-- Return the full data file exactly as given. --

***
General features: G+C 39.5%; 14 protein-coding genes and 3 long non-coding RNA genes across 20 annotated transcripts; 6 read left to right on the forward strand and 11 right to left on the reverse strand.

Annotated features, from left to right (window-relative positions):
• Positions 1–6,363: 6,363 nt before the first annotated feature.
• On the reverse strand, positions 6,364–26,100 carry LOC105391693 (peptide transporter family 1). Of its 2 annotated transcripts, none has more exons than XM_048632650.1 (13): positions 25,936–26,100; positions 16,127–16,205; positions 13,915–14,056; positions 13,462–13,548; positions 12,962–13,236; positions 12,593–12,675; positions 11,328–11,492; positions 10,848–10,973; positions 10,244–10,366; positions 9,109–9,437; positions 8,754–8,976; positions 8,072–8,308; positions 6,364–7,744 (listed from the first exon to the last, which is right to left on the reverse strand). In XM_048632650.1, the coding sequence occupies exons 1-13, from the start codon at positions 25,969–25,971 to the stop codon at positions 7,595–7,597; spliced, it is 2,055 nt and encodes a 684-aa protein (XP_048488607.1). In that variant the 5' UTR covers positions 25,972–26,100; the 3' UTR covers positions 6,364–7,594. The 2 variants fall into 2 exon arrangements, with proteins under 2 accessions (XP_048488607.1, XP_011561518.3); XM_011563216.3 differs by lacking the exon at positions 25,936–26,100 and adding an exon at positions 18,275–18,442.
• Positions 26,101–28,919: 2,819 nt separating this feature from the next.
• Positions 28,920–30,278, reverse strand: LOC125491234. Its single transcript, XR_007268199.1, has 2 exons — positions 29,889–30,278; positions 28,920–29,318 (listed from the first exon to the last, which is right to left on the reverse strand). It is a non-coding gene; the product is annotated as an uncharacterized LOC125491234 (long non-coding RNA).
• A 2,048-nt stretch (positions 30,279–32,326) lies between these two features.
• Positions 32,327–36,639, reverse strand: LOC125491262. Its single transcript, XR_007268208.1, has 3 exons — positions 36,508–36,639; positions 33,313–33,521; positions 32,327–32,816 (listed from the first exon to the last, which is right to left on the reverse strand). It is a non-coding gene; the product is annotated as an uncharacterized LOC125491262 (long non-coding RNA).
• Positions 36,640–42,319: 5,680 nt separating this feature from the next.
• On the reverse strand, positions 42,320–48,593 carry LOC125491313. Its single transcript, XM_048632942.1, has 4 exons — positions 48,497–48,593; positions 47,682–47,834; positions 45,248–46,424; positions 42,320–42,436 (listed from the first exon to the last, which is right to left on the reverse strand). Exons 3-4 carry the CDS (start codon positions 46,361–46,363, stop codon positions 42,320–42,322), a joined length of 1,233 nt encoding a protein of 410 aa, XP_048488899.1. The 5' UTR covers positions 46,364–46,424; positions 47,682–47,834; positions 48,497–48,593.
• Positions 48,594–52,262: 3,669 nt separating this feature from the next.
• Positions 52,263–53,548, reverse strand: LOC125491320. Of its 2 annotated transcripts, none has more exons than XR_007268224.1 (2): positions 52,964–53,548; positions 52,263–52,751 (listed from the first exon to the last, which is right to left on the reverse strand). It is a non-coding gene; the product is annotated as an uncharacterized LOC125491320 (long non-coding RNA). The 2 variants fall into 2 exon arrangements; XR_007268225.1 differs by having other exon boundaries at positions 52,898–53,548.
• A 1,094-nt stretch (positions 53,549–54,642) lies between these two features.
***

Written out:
General features: G+C 39.5%; 14 protein-coding genes and 3 long non-coding RNA genes across 20 annotated transcripts; 6 read left to right on the forward strand and 11 right to left on the reverse strand.

Annotated features, from left to right (window-relative positions):
• Positions 1–6,363: 6,363 nt before the first annotated feature.
• On the reverse strand, positions 6,364–26,100 carry LOC105391693 (peptide transporter family 1). Of its 2 annotated transcripts, none has more exons than XM_048632650.1 (13): positions 25,936–26,100; positions 16,127–16,205; positions 13,915–14,056; positions 13,462–13,548; positions 12,962–13,236; positions 12,593–12,675; positions 11,328–11,492; positions 10,848–10,973; positions 10,244–10,366; positions 9,109–9,437; positions 8,754–8,976; positions 8,072–8,308; positions 6,364–7,744 (listed from the first exon to the last, which is right to left on the reverse strand). In XM_048632650.1, the coding sequence occupies exons 1-13, from the start codon at positions 25,969–25,971 to the stop codon at positions 7,595–7,597; spliced, it is 2,055 nt and encodes a 684-aa protein (XP_048488607.1). In that variant the 5' UTR covers positions 25,972–26,100; the 3' UTR covers positions 6,364–7,594. The 2 variants fall into 2 exon arrangements, with proteins under 2 accessions (XP_048488607.1, XP_011561518.3); XM_011563216.3 differs by lacking the exon at positions 25,936–26,100 and adding an exon at positions 18,275–18,442.
• Positions 26,101–28,919: 2,819 nt separating this feature from the next.
• Positions 28,920–30,278, reverse strand: LOC125491234. Its single transcript, XR_007268199.1, has 2 exons — positions 29,889–30,278; positions 28,920–29,318 (listed from the first exon to the last, which is right to left on the reverse strand). It is a non-coding gene; the product is annotated as an uncharacterized LOC125491234 (long non-coding RNA).
• A 2,048-nt stretch (positions 30,279–32,326) lies between these two features.
• Positions 32,327–36,639, reverse strand: LOC125491262. Its single transcript, XR_007268208.1, has 3 exons — positions 36,508–36,639; positions 33,313–33,521; positions 32,327–32,816 (listed from the first exon to the last, which is right to left on the reverse strand). It is a non-coding gene; the product is annotated as an uncharacterized LOC125491262 (long non-coding RNA).
• Positions 36,640–42,319: 5,680 nt separating this feature from the next.
• On the reverse strand, positions 42,320–48,593 carry LOC125491313. Its single transcript, XM_048632942.1, has 4 exons — positions 48,497–48,593; positions 47,682–47,834; positions 45,248–46,424; positions 42,320–42,436 (listed from the first exon to the last, which is right to left on the reverse strand). Exons 3-4 carry the CDS (start codon positions 46,361–46,363, stop codon positions 42,320–42,322), a joined length of 1,233 nt encoding a protein of 410 aa, XP_048488899.1. The 5' UTR covers positions 46,364–46,424; positions 47,682–47,834; positions 48,497–48,593.
• Positions 48,594–52,262: 3,669 nt separating this feature from the next.
• Positions 52,263–53,548, reverse strand: LOC125491320. Of its 2 annotated transcripts, none has more exons than XR_007268224.1 (2): positions 52,964–53,548; positions 52,263–52,751 (listed from the first exon to the last, which is right to left on the reverse strand). It is a non-coding gene; the product is annotated as an uncharacterized LOC125491320 (long non-coding RNA). The 2 variants fall into 2 exon arrangements; XR_007268225.1 differs by having other exon boundaries at positions 52,898–53,548.
• A 1,094-nt stretch (positions 53,549–54,642) lies between these two features.